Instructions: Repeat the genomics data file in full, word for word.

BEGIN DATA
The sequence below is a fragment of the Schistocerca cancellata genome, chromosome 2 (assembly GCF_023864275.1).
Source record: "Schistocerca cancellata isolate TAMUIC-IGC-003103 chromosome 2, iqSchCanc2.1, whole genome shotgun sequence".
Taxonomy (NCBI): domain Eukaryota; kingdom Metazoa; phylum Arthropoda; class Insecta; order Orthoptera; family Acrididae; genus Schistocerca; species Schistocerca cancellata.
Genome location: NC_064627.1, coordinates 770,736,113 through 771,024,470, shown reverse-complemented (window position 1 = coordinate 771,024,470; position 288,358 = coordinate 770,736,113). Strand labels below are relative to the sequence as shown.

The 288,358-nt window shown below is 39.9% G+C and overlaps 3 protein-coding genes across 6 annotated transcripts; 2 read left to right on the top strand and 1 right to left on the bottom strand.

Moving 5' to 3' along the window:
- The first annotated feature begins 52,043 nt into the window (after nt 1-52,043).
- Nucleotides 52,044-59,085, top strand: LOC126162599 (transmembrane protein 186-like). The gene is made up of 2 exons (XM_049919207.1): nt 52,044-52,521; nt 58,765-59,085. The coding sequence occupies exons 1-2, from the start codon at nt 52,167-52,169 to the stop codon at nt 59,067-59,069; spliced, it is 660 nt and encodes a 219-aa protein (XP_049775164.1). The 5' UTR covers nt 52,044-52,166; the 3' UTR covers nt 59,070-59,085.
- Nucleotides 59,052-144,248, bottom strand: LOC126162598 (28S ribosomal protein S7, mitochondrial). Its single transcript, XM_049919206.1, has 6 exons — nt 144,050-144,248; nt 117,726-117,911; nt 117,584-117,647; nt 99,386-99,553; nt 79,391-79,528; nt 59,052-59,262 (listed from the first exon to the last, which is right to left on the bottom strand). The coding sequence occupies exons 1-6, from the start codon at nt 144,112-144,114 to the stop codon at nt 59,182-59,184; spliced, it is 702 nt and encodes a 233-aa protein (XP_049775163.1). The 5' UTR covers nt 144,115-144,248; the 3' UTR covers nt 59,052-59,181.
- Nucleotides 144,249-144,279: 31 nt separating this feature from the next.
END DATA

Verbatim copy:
The sequence below is a fragment of the Schistocerca cancellata genome, chromosome 2 (assembly GCF_023864275.1).
Source record: "Schistocerca cancellata isolate TAMUIC-IGC-003103 chromosome 2, iqSchCanc2.1, whole genome shotgun sequence".
Taxonomy (NCBI): domain Eukaryota; kingdom Metazoa; phylum Arthropoda; class Insecta; order Orthoptera; family Acrididae; genus Schistocerca; species Schistocerca cancellata.
Genome location: NC_064627.1, coordinates 770,736,113 through 771,024,470, shown reverse-complemented (window position 1 = coordinate 771,024,470; position 288,358 = coordinate 770,736,113). Strand labels below are relative to the sequence as shown.

The 288,358-nt window shown below is 39.9% G+C and overlaps 3 protein-coding genes across 6 annotated transcripts; 2 read left to right on the top strand and 1 right to left on the bottom strand.

Moving 5' to 3' along the window:
- The first annotated feature begins 52,043 nt into the window (after nt 1-52,043).
- Nucleotides 52,044-59,085, top strand: LOC126162599 (transmembrane protein 186-like). The gene is made up of 2 exons (XM_049919207.1): nt 52,044-52,521; nt 58,765-59,085. The coding sequence occupies exons 1-2, from the start codon at nt 52,167-52,169 to the stop codon at nt 59,067-59,069; spliced, it is 660 nt and encodes a 219-aa protein (XP_049775164.1). The 5' UTR covers nt 52,044-52,166; the 3' UTR covers nt 59,070-59,085.
- Nucleotides 59,052-144,248, bottom strand: LOC126162598 (28S ribosomal protein S7, mitochondrial). Its single transcript, XM_049919206.1, has 6 exons — nt 144,050-144,248; nt 117,726-117,911; nt 117,584-117,647; nt 99,386-99,553; nt 79,391-79,528; nt 59,052-59,262 (listed from the first exon to the last, which is right to left on the bottom strand). The coding sequence occupies exons 1-6, from the start codon at nt 144,112-144,114 to the stop codon at nt 59,182-59,184; spliced, it is 702 nt and encodes a 233-aa protein (XP_049775163.1). The 5' UTR covers nt 144,115-144,248; the 3' UTR covers nt 59,052-59,181.
- Nucleotides 144,249-144,279: 31 nt separating this feature from the next.